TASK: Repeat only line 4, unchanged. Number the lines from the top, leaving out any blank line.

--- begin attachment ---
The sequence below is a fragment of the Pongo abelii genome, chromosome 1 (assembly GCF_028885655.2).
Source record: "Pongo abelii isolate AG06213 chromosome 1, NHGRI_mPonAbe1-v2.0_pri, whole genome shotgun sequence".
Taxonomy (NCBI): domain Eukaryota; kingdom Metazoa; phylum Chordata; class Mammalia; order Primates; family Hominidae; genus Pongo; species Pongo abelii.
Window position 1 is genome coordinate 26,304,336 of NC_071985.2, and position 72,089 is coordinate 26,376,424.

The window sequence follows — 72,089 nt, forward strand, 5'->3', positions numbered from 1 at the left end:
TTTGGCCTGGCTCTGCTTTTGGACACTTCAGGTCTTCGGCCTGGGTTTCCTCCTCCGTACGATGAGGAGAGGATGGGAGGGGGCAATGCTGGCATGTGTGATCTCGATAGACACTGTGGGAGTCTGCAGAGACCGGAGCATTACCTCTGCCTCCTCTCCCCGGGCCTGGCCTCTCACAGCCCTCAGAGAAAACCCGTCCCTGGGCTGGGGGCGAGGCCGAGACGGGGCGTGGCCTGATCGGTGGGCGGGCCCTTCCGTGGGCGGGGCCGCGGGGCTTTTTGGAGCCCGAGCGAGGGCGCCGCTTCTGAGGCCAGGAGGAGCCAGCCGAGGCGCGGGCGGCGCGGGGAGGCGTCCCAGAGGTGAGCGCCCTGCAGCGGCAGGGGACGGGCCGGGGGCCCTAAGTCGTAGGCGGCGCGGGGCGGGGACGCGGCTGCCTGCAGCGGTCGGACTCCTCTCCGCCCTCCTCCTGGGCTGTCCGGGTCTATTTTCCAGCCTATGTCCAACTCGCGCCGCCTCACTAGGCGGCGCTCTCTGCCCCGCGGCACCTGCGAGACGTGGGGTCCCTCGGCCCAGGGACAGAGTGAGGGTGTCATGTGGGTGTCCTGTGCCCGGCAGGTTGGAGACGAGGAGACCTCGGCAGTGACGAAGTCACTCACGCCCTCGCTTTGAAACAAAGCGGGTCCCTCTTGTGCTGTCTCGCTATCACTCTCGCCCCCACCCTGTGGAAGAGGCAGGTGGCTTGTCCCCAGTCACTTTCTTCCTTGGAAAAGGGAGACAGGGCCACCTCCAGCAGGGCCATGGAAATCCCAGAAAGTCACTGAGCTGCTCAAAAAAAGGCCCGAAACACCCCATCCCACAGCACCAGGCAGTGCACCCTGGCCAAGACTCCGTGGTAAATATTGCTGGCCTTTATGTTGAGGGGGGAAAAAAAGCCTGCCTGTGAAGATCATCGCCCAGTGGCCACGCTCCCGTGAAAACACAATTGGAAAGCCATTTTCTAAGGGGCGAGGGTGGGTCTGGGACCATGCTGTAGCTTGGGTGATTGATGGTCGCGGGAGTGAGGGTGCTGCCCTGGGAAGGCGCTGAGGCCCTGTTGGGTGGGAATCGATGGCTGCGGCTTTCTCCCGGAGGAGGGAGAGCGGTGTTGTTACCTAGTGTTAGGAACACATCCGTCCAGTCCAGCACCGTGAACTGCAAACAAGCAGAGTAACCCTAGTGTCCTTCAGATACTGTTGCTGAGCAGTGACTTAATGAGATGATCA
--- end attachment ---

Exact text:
Window position 1 is genome coordinate 26,304,336 of NC_071985.2, and position 72,089 is coordinate 26,376,424.